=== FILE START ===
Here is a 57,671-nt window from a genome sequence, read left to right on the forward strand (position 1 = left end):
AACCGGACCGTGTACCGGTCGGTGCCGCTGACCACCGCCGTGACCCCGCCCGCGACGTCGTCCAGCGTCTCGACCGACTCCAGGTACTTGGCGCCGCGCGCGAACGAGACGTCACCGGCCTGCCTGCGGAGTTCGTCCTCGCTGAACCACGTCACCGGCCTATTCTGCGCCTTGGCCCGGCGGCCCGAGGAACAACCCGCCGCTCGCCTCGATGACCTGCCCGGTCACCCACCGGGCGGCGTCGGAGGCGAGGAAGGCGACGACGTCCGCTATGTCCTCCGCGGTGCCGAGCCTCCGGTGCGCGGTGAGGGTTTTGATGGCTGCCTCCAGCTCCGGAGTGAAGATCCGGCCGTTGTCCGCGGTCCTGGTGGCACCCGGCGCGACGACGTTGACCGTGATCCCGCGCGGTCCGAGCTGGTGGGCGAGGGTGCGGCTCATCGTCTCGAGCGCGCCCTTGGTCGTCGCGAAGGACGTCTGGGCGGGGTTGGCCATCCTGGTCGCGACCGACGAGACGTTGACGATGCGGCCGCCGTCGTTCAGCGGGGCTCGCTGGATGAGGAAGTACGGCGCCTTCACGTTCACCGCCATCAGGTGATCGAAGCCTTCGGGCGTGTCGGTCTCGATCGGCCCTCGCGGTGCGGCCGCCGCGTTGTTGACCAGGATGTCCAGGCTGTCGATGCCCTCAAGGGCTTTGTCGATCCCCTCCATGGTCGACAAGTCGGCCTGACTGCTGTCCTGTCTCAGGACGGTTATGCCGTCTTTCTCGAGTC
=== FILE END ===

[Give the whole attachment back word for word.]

Here is a 57,671-nt window from a genome sequence, read left to right on the forward strand (position 1 = left end):
AACCGGACCGTGTACCGGTCGGTGCCGCTGACCACCGCCGTGACCCCGCCCGCGACGTCGTCCAGCGTCTCGACCGACTCCAGGTACTTGGCGCCGCGCGCGAACGAGACGTCACCGGCCTGCCTGCGGAGTTCGTCCTCGCTGAACCACGTCACCGGCCTATTCTGCGCCTTGGCCCGGCGGCCCGAGGAACAACCCGCCGCTCGCCTCGATGACCTGCCCGGTCACCCACCGGGCGGCGTCGGAGGCGAGGAAGGCGACGACGTCCGCTATGTCCTCCGCGGTGCCGAGCCTCCGGTGCGCGGTGAGGGTTTTGATGGCTGCCTCCAGCTCCGGAGTGAAGATCCGGCCGTTGTCCGCGGTCCTGGTGGCACCCGGCGCGACGACGTTGACCGTGATCCCGCGCGGTCCGAGCTGGTGGGCGAGGGTGCGGCTCATCGTCTCGAGCGCGCCCTTGGTCGTCGCGAAGGACGTCTGGGCGGGGTTGGCCATCCTGGTCGCGACCGACGAGACGTTGACGATGCGGCCGCCGTCGTTCAGCGGGGCTCGCTGGATGAGGAAGTACGGCGCCTTCACGTTCACCGCCATCAGGTGATCGAAGCCTTCGGGCGTGTCGGTCTCGATCGGCCCTCGCGGTGCGGCCGCCGCGTTGTTGACCAGGATGTCCAGGCTGTCGATGCCCTCAAGGGCTTTGTCGATCCCCTCCATGGTCGACAAGTCGGCCTGACTGCTGTCCTGTCTCAGGACGGTTATGCCGTCTTTCTCGAGTC